f

Get in on this viral marvel and start spreading that buzz! Buzzy was made for all up and coming modern publishers & magazines!

Fb. In. Tw. Be.

Donate Now            Our Story           Our Team            Contact Us             Shop

Thomas Markle exhibited what can only be described as manipulation and emotional abuse under the guise of concern and love.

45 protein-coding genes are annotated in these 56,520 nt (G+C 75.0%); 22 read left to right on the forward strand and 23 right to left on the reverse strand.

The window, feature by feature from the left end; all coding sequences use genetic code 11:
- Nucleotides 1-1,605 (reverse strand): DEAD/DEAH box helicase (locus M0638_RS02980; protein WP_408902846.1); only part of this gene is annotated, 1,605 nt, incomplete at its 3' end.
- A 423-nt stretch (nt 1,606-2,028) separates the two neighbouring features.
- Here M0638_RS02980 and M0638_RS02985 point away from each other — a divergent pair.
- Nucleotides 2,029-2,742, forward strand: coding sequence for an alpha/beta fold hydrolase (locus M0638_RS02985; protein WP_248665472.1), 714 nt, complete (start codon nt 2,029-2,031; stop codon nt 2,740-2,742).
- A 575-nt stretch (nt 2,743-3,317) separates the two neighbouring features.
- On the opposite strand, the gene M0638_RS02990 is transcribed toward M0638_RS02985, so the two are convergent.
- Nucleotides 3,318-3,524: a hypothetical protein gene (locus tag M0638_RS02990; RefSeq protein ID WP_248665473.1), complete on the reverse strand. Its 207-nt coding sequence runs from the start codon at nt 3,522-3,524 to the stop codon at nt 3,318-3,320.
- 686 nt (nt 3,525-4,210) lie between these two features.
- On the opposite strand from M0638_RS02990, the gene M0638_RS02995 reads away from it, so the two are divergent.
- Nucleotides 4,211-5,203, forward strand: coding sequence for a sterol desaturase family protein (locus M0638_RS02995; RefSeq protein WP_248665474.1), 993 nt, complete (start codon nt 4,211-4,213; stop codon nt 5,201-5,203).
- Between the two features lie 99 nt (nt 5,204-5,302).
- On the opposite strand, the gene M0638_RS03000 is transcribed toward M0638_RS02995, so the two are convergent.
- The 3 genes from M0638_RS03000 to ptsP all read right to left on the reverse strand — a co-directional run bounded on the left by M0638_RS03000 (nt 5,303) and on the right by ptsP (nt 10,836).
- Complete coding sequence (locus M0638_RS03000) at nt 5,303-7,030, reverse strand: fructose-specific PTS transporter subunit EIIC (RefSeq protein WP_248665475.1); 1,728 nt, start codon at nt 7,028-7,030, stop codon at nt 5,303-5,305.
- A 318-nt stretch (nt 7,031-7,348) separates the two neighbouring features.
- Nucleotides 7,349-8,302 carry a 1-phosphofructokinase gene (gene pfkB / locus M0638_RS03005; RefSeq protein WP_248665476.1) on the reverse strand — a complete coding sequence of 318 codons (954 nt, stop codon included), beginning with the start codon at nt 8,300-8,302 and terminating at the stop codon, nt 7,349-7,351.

This op-ed includes mentions of emotional abuse I haven’t spoken to my father in over two years. I sent him one last email detailing why I no longer wanted to be in contact with him, I explained how his decisions and emotional abuse harmed me and told him that I wanted to prioritize my mental health so that I could move forward with my life. It was the best decision I have ever made, and not a single day goes by that I regret what I did. That’s why I was infuriated when I saw Meghan Markle’s father, Thomas Markle, being interviewed by none other than Piers Morgan, a notorious anti-feminist (or men’s rights activist, whatever the fuck that means) and media figure who has obsessively and publicly harassed Meghan since her introduction to the British public. In his interview with Morgan, Thomas Markle exhibited what can only be described as manipulation and emotional abuse under the guise of concern and love. Following his multiple publicity stunts leading up to Meghan’s wedding to Prince Harry, he claims that his daughter cut off all contact with him despite his numerous apologies. His continuous need to center himself and his emotional needs over Meghan’s autonomy and the boundaries she most likely created for her own mental health shows a clear disregard for his daughter’s wellbeing. While it would be easy to disregard this latest display of abuse as an impassioned cry for family unity and love, that superficial and non-contextual conclusion deliberately ignores the fact that Mr. Markle chose to be interviewed by Morgan, a man who has been using every ounce of his whiteness and maleness to act like an abusive ex-boyfriend. A documented transphobic, sexist and racist overpaid bag of termites, Morgan has repeatedly used Meghan Markle to draw attention to himself in the worst ways possible. From questioning her agency and ability to make her own decisions, accusing her of being “fake” and a “social climber”, to alleging that she “ghosted him”, Morgan has shown how toxic whiteness and masculinity is performed without repercussions. It comes as no surprise that Morgan would interview Thomas Markle and amplify his abuse on national British television. It also comes as no surprise that the British press would continue to publicly uplift the opinions of people who have directed their racist and sexist criticisms towards Meghan Markle. https://twitter.com/girlsreallyrule/status/1074666171310460929 After months of racial abuse, including claims that she is breaking musty-ass royal protocols, the optics of two white men on TV badgering Meghan is a stark reminder that women of color in particular will have their agency and boundaries challenged, even by their own fathers. Mr. Markle, who can only be well aware of his daughter’s feminist politics, chose to speak to the man who is the polar opposite of what Meghan stands for and I do not think that his choice was accidental. Both are using their positions in society as white men to earn public sympathy while demonizing a biracial Black woman. And since society grants humanity primarily to white, cisgender men and women, it comes as no surprise that this display of manipulation and publicity garnered sympathy from the public. Thomas Markle’s decision to appear on Morgan’s morning show also amplifies Morgan’s obsession with Markle and the allegations that she ghosted him. These allegations are now being reinforced by her father’s own claims of “ghosting” as a pattern she has engaged in rather than her right to not bestow attention on an abusive parent. While it’s impressive that two old, white men learned about the term ghosting, they have both chosen to ignore that Meghan’s decisions for her mental health and happiness have a right to stand unchallenged. Family unity, unconditional love and family-first rhetoric consistently pushes away the experiences of those who were emotionally or physically abused by their parents or other family members. While Meghan Markle’s relationship to her father is her own, it’s worth parsing through the idea that being a blood relative or a parent does not mean that you are owed a relationship to someone. Family dynamics vary, but they also have similar threads running throughout them. So many of our relationships, familial ones included, emphasize the need for unconditional love and forgiveness which mostly reinforces patriarchal, cisheteronormative oppressions. Unconditional love often acts as an integral part of maintaining harmful social structures within family relationships. No love should be unconditional when it covers up the abuse of vulnerable people who suffer for decades without ever being able to cut off abusive family members. Love shouldn’t be unconditional because it perpetuates the idea that all behaviors and actions are worthy of forgiveness no matter how much harm they inflict upon us. Cutting off toxic family members isn’t a decision that is easy, nor is it made lightly. It’s often a decision that is made after years of undergoing consistent manipulation and harm. It is an informed, healthy and brave decision which requires a lot of strength.